Now, I likely would not recommend this book to someone who is brand new to Christianity or who is unfamiliar with Pentecostal Christian culture. Throughout the book, the author seems to take for granted that the reader will understand the spiritual phrases and metaphors she does not explain. For instance, what does it mean for the “fire of God” to “consume” people? Is it a punishment or a blessing? What does it mean for “the enemy” to use a “foothold” against someone? What is an “alabaster box of worship”? For a lot of people, not all biblical and spiritual expressions are well-known, everyday phrases.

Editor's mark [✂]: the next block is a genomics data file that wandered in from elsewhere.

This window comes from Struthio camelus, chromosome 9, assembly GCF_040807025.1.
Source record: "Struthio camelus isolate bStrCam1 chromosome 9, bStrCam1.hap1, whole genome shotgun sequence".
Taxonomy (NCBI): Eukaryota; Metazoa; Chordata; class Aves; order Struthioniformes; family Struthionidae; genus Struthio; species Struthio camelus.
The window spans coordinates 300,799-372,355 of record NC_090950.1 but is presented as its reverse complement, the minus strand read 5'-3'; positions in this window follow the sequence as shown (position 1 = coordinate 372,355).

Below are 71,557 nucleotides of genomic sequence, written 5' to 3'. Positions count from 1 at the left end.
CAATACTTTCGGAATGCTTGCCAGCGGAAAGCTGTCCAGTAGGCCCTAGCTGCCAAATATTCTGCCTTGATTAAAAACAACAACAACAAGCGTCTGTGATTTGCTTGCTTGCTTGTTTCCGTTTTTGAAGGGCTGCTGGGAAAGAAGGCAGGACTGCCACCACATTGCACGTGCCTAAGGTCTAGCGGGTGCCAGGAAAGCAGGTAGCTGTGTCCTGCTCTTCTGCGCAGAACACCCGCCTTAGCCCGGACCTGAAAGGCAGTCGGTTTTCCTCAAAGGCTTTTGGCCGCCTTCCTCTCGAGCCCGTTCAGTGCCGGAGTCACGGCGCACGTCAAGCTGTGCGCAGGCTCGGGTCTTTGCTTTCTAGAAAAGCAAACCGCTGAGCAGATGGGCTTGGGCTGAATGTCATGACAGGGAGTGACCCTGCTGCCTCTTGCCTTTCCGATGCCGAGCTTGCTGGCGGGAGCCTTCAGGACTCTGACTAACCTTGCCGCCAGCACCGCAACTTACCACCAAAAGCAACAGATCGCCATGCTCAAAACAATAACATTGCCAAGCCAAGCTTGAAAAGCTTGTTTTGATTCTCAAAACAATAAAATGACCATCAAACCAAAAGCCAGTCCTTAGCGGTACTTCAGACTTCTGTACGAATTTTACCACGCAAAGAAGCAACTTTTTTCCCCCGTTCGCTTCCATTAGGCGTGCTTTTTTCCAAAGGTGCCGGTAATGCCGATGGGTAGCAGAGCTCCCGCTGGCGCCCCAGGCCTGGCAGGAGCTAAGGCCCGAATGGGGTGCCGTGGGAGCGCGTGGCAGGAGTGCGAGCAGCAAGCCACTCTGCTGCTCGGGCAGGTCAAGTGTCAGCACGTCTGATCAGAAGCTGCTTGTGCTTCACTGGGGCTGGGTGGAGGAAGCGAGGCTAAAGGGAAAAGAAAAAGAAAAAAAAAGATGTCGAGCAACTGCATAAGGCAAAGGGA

Moreover, it is unlikely I would recommend this book to someone who is looking for an in-depth discussion on the subject of abuse or more of a step-by-step process to promote healing. The author brushes over some parts of her account with vague wording. In several places, she instructs the reader with generalizations instead of providing more detail for greater depth. Readers who would need a series of clear, progressive steps to follow might feel uncertain about where or how to begin applying this book’s information.

Nevertheless, sometimes people simply need to hear from someone who understands their pain and who can give them a foundation of gracious advice. This is the kind of book that can meet such a need. Therefore, I give Mended Yet Broken a rating of 3 out of 4 stars. I’d recommend it as an introduction to healing from abuse, for female readers with solid Christian backgrounds.

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Mended Yet Broken